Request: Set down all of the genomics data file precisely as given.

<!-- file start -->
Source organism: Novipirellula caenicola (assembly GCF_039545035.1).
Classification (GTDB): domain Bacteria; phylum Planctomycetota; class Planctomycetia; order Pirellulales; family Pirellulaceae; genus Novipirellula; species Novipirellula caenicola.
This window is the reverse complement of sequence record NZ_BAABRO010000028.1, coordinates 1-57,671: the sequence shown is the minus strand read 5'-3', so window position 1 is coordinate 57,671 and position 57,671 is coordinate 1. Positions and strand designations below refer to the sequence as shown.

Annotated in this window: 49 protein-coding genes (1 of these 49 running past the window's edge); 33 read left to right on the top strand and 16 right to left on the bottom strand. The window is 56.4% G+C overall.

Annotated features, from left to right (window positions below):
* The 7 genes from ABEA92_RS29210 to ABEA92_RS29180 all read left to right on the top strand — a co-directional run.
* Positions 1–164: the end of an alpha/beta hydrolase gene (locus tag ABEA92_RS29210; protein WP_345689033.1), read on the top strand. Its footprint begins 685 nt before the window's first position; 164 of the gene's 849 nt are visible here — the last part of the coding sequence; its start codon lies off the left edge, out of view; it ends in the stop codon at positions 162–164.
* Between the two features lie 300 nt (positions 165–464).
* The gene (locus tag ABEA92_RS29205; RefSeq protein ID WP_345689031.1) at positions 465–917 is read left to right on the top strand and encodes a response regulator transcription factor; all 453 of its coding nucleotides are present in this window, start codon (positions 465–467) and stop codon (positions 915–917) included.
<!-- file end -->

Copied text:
Source organism: Novipirellula caenicola (assembly GCF_039545035.1).
Classification (GTDB): domain Bacteria; phylum Planctomycetota; class Planctomycetia; order Pirellulales; family Pirellulaceae; genus Novipirellula; species Novipirellula caenicola.
This window is the reverse complement of sequence record NZ_BAABRO010000028.1, coordinates 1-57,671: the sequence shown is the minus strand read 5'-3', so window position 1 is coordinate 57,671 and position 57,671 is coordinate 1. Positions and strand designations below refer to the sequence as shown.

Annotated in this window: 49 protein-coding genes (1 of these 49 running past the window's edge); 33 read left to right on the top strand and 16 right to left on the bottom strand. The window is 56.4% G+C overall.

Annotated features, from left to right (window positions below):
* The 7 genes from ABEA92_RS29210 to ABEA92_RS29180 all read left to right on the top strand — a co-directional run.
* Positions 1–164: the end of an alpha/beta hydrolase gene (locus tag ABEA92_RS29210; protein WP_345689033.1), read on the top strand. Its footprint begins 685 nt before the window's first position; 164 of the gene's 849 nt are visible here — the last part of the coding sequence; its start codon lies off the left edge, out of view; it ends in the stop codon at positions 162–164.
* Between the two features lie 300 nt (positions 165–464).
* The gene (locus tag ABEA92_RS29205; RefSeq protein ID WP_345689031.1) at positions 465–917 is read left to right on the top strand and encodes a response regulator transcription factor; all 453 of its coding nucleotides are present in this window, start codon (positions 465–467) and stop codon (positions 915–917) included.